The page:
Siem Reap Bar Owner Accused of Sex Crimes Seeks Leniency

A Siem Reap City bar owner from Australia who was previously investigated over the decades-old disappearance of three siblings and currently faces multiple child sex abuse charges in Australia abused one of his victims “over 400 times” over the course of four years, according to a victim statement read aloud in court yesterday, Australian media reported.

At the final court hearing before sentencing, the lawyer for Anthony Munro, 72, appealed to the court to reduce his client’s potential sentence by 40 percent, saying he was “extremely remorseful.”

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Anthony Munro, right, on a trip abroad with a Cambodian business partner in an undated photograph supplied by Guido Eglitis.

Mr. Munro faces 10 charges for sexually abusing two boys between the 1960s and 1980s. In June last year, he willingly left Cambodia, where he had lived for at least six years, to face the charges in his home country. In August, he pled guilty to all counts.

A representative of his two victims said in court yesterday that no prison sentence would be sufficient for what he had done.

“No amount of jail time could be considered adequate compensation for the life sentences Anthony Munro served upon his victims,” said Bryan Littlely, an investigative journalist who helped uncover the crimes, in a statement after the hearing.

Mr. Munro was 23 when he began preying upon an unnamed victim’s insecurities, abusing him at least 400 times, according to Australian newspaper The Advertiser.

The publication in Adelaide quoted the words of a victim read from a statement in court, who said, “The monumental lie which would shape my whole life had begun.”

Mr. Munro, speaking to the court via videolink from prison in South Australia, “apologized to both of the victims and was extremely remorseful,” his lawyer Stephen Ey said yesterday. “Having heard the victim impact statements read to the court today, it just reinforced the enormity of his offending.”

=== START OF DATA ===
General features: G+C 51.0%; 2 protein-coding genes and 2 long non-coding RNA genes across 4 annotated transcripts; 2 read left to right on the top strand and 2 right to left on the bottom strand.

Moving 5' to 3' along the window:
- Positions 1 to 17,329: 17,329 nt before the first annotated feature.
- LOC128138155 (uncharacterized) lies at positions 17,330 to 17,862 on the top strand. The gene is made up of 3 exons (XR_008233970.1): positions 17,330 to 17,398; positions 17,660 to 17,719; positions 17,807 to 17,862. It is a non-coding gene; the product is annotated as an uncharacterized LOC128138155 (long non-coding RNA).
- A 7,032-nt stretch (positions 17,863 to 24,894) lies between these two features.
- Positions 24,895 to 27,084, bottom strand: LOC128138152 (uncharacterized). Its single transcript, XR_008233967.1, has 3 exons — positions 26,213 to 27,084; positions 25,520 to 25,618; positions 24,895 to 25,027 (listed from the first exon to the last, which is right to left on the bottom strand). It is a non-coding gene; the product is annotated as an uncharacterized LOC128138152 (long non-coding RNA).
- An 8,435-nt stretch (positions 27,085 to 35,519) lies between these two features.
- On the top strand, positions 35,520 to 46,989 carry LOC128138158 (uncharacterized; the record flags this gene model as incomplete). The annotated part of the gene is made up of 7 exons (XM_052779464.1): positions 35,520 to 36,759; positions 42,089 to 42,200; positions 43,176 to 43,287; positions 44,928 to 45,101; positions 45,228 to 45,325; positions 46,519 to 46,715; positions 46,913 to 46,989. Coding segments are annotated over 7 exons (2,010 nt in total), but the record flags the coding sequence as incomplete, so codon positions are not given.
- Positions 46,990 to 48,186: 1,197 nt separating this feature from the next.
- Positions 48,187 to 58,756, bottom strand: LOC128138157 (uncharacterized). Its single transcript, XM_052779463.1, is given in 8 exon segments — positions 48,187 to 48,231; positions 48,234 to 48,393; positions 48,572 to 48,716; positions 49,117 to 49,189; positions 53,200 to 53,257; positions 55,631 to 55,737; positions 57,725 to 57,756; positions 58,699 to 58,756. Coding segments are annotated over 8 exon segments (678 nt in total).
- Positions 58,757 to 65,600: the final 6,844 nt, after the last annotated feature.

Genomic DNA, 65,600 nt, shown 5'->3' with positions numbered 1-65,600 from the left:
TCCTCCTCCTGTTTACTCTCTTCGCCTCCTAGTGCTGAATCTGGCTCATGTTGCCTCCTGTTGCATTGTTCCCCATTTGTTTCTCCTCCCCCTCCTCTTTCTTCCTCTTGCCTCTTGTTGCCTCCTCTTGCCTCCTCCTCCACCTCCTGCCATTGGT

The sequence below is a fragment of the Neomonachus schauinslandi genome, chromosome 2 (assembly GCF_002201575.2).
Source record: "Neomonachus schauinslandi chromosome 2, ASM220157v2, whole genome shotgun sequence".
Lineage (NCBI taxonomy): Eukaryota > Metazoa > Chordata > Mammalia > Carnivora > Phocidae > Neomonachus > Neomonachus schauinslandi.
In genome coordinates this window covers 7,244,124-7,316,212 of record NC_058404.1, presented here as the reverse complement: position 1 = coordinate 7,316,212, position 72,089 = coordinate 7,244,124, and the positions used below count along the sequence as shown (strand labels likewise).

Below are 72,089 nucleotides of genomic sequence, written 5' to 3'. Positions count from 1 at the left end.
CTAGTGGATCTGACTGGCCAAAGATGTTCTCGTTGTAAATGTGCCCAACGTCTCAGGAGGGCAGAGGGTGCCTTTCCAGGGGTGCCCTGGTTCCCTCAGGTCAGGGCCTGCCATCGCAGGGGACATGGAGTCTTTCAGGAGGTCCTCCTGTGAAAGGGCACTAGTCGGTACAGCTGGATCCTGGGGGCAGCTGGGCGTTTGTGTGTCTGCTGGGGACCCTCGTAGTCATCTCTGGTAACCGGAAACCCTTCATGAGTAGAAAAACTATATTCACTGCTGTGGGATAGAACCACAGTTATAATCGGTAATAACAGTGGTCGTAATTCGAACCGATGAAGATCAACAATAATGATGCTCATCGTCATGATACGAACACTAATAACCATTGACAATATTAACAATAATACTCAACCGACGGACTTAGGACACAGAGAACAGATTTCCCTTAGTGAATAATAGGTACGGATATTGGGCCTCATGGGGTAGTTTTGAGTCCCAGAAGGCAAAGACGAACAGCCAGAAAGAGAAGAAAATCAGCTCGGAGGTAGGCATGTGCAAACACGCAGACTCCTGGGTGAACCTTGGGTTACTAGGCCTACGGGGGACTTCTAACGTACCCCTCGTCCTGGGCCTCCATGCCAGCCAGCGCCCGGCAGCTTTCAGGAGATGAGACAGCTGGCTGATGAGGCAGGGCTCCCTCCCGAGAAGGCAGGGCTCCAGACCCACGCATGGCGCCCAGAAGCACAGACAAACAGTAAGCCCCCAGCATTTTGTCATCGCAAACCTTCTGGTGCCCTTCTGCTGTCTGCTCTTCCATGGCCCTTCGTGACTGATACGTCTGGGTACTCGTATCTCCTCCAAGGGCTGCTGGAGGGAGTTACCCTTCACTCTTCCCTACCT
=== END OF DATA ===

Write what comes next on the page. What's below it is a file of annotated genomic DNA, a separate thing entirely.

He added that Mr. Munro was “entitled to a 40 percent reduction on his sentence…taking into account his compensation to the victim” and that he had “made a lot of contributions to the community both in Australia and Cambodia” since he committed the offenses.

Previously, Mr. Ey said his client would likely receive “a significant term of imprisonment,” but would not be more specific.

He declined to comment on the expected ruling yesterday.

Cambodian authorities have previously confirmed that an ongoing investigation into Mr. Munro was launched in 2014 for his alleged abuse of two boys in Siem Reap City, where he owned the Station Wine Bar.

The second victim in the current case, Andrew McIntyre—who has waived anonymity and who testified before the court yesterday—has previously provided written testimony to investigators saying that Mr. Munro was also involved in the unsolved disappearance of the three siblings, known as the “Beaumont case,” from an Adelaide beach in 1966.

He could not be reached yesterday for comment.

“Major Crime police have material which provides evidence people were willing to cover the truth about Munro—evidence dating back to 1965” and placing him in the setting of the 1966 abduction, Mr. Littlely said in the statement, referring to a diary written at the time.

Detective Senior Sergeant David Sheridan of the South Australia Police’s major crime investigation branch, who is currently the lead investigator on the Beaumont case, declined to comment because of the ongoing court case.

Mr. Munro’s detention will continue until he is sentenced in the coming months.

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